The money would pay for repairs at the ice area, new sports fields, a performing arts building and more, according to city officials.
A week from Tuesday, South St. Paul residents will decide whether they are ready to pay an average of $8 a month to give the city’s parks and recreation facilities an overhaul.
The city is asking voters to approve a plan to remodel its 51-year-old ice arena, build new sports fields, and turn 87 open acres along the Mississippi River into a hallmark park with baseball and softball fields as well as non-sports recreation like a performing arts building and areas for playgrounds, picnics, and taking in the views of the river.
The referendum, which would allow the purchase of $10 million in bonds, would cost $98 a year, or about $8 a month, for the owner of a home valued at $150,000. The redevelopment of McMorrow Field, Wakota Civic Arena and Kaposia Landing, the former landfill along the bank of the river, were identified as the top priorities in a January 2013 survey commissioned by the city, said Parks and Recreation Director Chris Esser.
The city waited several years to put the referendum to voters, Esser said, until the effects of the recession softened. At the same time, he said, interest rates are still low, making now a good time to issue the bonds.
Availability of land is also a factor. Esser said that as a first-ring suburb, South St. Paul doesn’t have surplus land to buy up for new parks. Instead it needs to redevelop land to fit patterns of how people use it. Youth football and soccer are becoming more popular, he said, but all the major ball sports, including softball and baseball for adults and children, have a problem with lack of fields. Teams often schedule “away” games just to give other teams an opportunity to practice on South St. Paul’s fields, he said.
Esser also said that for 23 years, the city’s parks have done without the bond funding that a big expansion of a parks system needs.
“I was in high school in 1990,” he said of the city’s last referendum, which funded the city’s splash pool. Since then, residents have voted down the only referendum, which forced the closure of an outdoor pool.
But in the January survey, residents were lukewarm on the idea of the bond proposal: 50 percent were in favor, 41 percent opposed and 9 percent undecided. That was enough to prompt the city to delay the referendum, which could have been held in May.
“People were happy with the way things are,” said Mayor Beth Baumann. Apart from the redevelopment of Kaposia landing, she said, “they didn’t really see the need for some of this stuff.”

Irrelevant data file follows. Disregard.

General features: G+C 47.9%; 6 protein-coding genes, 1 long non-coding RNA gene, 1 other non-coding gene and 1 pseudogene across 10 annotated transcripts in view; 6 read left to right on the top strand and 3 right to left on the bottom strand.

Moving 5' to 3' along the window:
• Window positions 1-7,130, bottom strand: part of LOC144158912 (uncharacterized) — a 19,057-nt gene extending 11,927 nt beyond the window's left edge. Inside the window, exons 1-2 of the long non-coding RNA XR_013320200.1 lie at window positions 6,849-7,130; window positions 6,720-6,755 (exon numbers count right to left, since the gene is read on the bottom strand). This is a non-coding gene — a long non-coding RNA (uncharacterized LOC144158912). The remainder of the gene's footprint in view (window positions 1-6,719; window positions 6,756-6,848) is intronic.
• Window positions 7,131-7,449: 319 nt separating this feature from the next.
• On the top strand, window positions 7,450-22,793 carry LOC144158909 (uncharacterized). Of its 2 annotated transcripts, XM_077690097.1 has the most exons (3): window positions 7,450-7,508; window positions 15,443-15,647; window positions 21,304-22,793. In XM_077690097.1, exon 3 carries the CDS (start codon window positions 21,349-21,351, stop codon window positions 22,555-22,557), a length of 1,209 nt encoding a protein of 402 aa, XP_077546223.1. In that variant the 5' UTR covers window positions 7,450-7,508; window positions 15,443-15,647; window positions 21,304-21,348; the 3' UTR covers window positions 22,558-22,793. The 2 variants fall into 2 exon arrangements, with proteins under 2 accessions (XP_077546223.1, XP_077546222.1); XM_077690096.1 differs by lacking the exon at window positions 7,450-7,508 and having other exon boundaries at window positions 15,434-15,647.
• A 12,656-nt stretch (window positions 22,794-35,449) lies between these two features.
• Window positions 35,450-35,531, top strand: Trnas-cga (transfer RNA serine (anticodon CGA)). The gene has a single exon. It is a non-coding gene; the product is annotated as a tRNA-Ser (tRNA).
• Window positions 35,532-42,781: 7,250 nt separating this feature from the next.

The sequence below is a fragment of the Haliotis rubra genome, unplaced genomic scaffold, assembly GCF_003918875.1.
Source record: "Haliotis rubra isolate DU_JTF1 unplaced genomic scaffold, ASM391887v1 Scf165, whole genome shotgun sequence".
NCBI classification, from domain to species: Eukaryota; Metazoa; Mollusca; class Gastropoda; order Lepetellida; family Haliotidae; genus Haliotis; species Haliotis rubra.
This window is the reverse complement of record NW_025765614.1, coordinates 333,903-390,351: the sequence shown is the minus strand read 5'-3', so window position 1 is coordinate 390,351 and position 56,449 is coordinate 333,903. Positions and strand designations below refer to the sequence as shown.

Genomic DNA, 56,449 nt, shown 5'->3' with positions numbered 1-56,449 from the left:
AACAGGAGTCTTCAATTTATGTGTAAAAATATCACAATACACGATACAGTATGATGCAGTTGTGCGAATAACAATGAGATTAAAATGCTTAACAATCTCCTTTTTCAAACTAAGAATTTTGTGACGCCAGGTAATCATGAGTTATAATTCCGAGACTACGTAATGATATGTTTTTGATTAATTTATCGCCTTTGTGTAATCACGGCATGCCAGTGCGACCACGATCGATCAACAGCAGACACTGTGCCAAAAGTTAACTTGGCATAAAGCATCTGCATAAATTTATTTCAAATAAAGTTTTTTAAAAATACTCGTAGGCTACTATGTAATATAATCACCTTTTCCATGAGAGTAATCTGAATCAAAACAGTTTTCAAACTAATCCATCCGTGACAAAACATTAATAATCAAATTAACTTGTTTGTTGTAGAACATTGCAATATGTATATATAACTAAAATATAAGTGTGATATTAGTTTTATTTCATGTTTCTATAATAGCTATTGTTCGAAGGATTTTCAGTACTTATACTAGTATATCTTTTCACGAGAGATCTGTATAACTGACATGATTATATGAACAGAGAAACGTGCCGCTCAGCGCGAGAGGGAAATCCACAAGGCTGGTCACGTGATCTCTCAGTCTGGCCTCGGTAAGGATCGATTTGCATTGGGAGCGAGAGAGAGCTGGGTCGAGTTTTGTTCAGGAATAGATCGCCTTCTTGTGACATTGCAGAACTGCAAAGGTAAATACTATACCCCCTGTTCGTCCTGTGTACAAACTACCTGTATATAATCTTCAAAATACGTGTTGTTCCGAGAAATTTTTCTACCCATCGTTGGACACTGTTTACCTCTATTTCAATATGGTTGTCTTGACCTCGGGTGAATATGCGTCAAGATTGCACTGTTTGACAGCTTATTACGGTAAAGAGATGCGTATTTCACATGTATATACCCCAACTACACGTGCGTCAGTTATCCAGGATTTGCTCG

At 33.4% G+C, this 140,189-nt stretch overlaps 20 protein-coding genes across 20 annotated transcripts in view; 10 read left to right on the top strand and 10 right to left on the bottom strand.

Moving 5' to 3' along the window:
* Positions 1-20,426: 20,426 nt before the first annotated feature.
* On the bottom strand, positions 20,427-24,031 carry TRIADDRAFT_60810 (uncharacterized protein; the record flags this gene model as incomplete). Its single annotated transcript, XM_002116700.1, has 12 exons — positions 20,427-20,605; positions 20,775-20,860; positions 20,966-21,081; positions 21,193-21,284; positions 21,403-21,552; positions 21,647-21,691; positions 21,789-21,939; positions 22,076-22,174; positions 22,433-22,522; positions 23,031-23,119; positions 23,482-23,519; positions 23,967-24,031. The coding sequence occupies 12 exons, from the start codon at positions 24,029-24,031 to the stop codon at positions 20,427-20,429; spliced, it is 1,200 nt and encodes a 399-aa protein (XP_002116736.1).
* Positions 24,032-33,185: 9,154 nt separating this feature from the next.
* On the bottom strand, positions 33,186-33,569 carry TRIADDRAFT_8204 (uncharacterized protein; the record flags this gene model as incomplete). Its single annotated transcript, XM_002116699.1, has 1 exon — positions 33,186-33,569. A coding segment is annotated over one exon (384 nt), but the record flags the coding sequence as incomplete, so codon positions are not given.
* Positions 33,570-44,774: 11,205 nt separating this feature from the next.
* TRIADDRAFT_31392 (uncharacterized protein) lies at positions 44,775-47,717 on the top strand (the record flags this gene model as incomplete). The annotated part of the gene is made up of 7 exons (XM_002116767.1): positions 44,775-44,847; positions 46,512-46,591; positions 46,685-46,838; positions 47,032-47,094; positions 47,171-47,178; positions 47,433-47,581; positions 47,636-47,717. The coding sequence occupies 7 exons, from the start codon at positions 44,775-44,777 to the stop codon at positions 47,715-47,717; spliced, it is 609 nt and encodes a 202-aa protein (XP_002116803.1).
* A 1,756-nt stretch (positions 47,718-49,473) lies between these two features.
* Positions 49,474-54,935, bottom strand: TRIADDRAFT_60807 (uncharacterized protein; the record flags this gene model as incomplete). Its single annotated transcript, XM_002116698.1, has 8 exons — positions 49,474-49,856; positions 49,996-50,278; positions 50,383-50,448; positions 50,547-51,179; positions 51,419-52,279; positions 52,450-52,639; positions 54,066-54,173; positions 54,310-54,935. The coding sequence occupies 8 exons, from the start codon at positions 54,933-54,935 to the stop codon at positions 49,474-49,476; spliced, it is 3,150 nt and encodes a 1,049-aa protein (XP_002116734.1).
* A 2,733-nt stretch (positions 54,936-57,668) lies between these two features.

In the months since, Baumann said, local sports groups including hockey, soccer, softball and baseball have been advocating for the proposal. In November, representatives of youth associations for each of those sports formed a group, called Revitalize Recreation South St. Paul, that is making phone calls and sending a mailer in support of the referendum, in addition to spreading the word through sporting events.
The city has also been “working hard to get the word out,” Esser said. He has made more than 20 presentations and held three open houses in the last several months.
That advocacy makes Baumann “cautiously optimistic on this vote,” she said. In her experience, the undecided voters are typically seniors, proponents are people with kids in sports, and opponents are against the plan on the basis of taxes. In low-turnout elections like the referendum, she said, the outcome will depend on which group gets its supporters out to vote.
If the referendum passes, Esser said, planning and some building work would begin within months, and most work would take about three years, with the whole project slated to finish in 2020. The city would start the mechanical upgrade and remodeling of the ice arena in May, hoping to finish by the end of the year. Later this year, the city hopes to start work on Kaposia Landing’s four softball fields and baseball field.
When the fields are done in 2017 — Esser said growing grass is the longest part of construction — redeveloping McMorrow field would begin. (The city will stagger construction so McMorrow’s fields can be used until Kaposia Landing’s fields are completed.) Esser also hopes to hold public meetings starting this spring or summer to see what people want Kaposia Landing’s performing arts building and playground to look like.
If the referendum doesn’t pass, Esser said, all work would be shelved except the mechanical renovations to the ice arena, which needs an updated cooling system. Paying for that improvement without bonds would have to be offset by raising taxes or cutting other city projects.
Graison Hensley Chapman is a Northfield freelance writer.